Assessing the Influence of mineralogy and texture on the ore breakage characteristics of drill core and crushed ore using the JKRBT

Master Thesis

2020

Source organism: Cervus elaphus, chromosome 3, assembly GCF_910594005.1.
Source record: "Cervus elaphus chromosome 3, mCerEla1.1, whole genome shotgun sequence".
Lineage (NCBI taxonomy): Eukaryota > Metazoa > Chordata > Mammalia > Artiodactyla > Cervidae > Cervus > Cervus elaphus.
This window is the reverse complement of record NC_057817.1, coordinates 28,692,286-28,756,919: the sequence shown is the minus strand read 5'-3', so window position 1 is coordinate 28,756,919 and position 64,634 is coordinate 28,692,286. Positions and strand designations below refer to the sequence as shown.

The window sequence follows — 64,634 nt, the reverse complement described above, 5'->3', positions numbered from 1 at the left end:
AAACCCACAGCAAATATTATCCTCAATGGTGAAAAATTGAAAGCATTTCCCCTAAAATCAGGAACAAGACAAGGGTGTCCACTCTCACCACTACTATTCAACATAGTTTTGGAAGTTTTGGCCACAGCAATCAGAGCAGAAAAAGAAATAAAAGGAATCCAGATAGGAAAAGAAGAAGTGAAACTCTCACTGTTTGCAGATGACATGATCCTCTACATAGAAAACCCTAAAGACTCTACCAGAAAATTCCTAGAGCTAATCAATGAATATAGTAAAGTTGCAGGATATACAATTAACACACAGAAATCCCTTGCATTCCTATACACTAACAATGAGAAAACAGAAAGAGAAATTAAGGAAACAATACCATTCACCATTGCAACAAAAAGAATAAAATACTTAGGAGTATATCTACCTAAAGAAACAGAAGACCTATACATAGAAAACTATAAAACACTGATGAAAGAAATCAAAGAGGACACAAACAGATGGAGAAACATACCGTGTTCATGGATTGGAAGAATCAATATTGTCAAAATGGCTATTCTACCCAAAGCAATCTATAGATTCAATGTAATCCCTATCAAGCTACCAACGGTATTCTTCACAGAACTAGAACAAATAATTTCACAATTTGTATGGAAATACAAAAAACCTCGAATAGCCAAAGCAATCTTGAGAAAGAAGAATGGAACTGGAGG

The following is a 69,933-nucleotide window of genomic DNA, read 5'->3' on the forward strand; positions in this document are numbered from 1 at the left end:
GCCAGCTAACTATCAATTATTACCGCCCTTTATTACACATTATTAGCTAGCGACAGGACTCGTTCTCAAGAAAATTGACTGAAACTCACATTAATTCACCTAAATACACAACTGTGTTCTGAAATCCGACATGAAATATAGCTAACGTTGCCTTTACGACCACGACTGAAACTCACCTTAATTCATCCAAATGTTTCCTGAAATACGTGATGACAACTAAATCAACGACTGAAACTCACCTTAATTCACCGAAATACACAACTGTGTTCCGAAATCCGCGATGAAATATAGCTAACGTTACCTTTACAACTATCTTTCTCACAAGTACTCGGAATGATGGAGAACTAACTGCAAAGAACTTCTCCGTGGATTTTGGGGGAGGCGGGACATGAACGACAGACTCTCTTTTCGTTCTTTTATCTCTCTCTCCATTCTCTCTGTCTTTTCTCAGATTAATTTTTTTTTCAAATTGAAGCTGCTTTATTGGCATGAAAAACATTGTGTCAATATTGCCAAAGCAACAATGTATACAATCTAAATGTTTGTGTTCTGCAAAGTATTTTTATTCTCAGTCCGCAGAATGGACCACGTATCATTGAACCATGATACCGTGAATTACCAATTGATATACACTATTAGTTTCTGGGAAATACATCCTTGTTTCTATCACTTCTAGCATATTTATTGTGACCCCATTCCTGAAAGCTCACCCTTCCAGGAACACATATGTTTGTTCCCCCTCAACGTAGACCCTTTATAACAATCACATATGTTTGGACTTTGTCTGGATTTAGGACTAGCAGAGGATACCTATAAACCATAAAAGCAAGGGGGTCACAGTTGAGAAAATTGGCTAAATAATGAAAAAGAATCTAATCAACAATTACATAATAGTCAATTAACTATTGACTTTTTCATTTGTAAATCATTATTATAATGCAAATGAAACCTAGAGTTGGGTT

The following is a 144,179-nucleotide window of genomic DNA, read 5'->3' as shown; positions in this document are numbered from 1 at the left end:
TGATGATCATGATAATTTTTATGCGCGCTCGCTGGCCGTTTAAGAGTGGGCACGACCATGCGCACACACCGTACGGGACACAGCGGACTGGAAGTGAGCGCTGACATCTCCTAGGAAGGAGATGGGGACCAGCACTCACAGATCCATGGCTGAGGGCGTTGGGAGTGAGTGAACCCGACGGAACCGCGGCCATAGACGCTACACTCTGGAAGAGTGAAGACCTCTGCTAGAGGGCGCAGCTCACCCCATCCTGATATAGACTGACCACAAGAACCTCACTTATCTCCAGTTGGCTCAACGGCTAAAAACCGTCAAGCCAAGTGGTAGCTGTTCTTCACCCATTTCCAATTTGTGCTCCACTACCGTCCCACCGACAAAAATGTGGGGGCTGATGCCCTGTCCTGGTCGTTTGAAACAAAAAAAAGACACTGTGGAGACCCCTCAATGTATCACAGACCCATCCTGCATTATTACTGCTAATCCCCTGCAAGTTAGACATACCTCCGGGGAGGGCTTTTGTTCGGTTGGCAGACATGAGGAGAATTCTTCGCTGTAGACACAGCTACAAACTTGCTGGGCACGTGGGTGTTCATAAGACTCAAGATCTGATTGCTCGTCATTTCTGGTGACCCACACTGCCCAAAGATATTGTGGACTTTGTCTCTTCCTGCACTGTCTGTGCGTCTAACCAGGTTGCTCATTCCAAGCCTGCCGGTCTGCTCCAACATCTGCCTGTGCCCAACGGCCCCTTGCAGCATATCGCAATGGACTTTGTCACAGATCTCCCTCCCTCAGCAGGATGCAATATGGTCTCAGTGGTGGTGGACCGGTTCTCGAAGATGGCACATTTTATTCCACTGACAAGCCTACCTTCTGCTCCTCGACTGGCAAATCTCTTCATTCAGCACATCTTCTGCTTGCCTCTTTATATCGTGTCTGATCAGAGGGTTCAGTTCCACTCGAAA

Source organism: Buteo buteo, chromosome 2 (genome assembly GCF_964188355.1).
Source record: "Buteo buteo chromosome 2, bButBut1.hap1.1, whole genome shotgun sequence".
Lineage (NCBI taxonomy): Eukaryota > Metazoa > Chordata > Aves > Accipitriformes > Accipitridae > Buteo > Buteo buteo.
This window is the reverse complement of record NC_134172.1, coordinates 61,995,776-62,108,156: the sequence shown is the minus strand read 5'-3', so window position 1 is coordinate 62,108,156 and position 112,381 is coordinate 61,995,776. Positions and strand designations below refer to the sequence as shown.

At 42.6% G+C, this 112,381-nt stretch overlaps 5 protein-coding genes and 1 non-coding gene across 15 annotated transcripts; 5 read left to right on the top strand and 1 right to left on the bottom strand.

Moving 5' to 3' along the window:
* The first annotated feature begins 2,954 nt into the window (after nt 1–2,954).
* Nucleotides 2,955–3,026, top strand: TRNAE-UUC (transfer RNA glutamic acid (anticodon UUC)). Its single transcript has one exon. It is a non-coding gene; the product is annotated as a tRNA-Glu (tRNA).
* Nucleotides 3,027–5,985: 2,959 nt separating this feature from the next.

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Textural variability is a key component in addressing process challenges resulting from variability in the ore being mined. Textural variability arises from differences in the types of mineral grains present, their relative abundance and the type of interactions they have with one another. Increased textural variability is the largest contributor to mineral processing challenges in terms of mill throughput and flotation concentrate grades. Processing of ores with high textural variability often results in reduced throughput and the recovery of lower grade product, if low-grade material is not eliminated prior to arriving at the concentrator. Geometallurgy provides a powerful tool to manage ore variability better by using geological and metallurgical information during plant design and operation. The geometallurgical approach contributes towards minimising and controlling operational and technical risk of ore variability. Ore breakage characterisation is a pivotal part of geometallurgy which aims to quantify the relationship between the energy supplied for breakage and the size of the resultant progeny. The Julius Kruttschnitt Rotary Breakage Tester® (JKRBT) is an ore breakage characterisation device designed as a geometallurgical tool which can use both crushed ore and drill core samples. Drill core is especially important as it the material used for geometallurgical testing during exploration and resource definition. The JKRBT is more accurate and the test work is less time consuming than its predecessors. However, sample availability is a major concern when performing metallurgical testing as numerous tests need to be performed to get a complete view of the metallurgical response of the given ore type. This means that very little of the sample is available for ore breakage characterisation. The aim of this work is to understand the relationship between mineral texture and the ore breakage characteristics of several samples for both drill core and crushed ore which are the two sample types used at exploration and operational levels. The work is aimed at addressing the problem of sample availability in geometallurgical testing by developing an ore breakage characterisation test protocol that uses minimal sample to extract relative hardness indices. To assess the influence of mineral texture on the ore breakage characteristics, five different ore types were used. The ore was prepared by coring different size drill core and crushing using a jaw crusher. The samples were subjected to controlled single impact breakage tests using the JKRBT. A standard test consisted of 3 energy levels (low, medium and high) tested on 3-4 particle size fractions (small, medium, large and very large). The least particle protocol was developed using an ore which was considered to be fine-grained and homogenous. In developing the protocol, all the steps of the standard procedure were followed except the number of particles per test was progressively reduced from 30 particles to a threshold of 5 particles. From ore breakage characterization tests performed, it was observed that ore S was the most resistant to breakage while ore P was the least resistant to breakage. Ore A was found to be more competent than ore B and ore C but less competent that ore P. The differences in the ore breakage characteristics were attributed to the grain size distribution of the dominant constituent minerals for each sample. The findings were attributed to an increase in the surface area available for contact due to the decrease in grain size which results in less stress per unit area and thus more resistance to breakage. The hardness of an ore can be considered to be a function of the mineral hardness and its relative abundance. Using the relative mineral abundance and Mohs hardness scale, it was concluded that the more abundant the harder minerals in an ore, the more resistant to breakage the ore is. Drill core particles consistently produced a coarser progeny than crushed particles at the same conditions. The observed trend was attributed to differences in the particle shape between the crushed particles (angular) and drill core particles (cylindrical). Angular particles have a larger surface area exposed for energy absorption and therefore break more easily than drill cores. Chapter 5 showed that the proposed abridged ore breakage characterisation test that uses the minimal number of particles to extract ore breakage indices can be applied for both homogenous and heterogenous ore types. The results also show that the proposed least particles protocol can be used for ore breakage characterisation tests using both crushed ore and drill core particles. The number of particles can be reduced to as little as 10 particles per test while still obtaining the same ore breakage indices as those obtained from the standard procedure. The abridged protocol will be especially useful in situations where the amount of ore available for metallurgical testing is limited.
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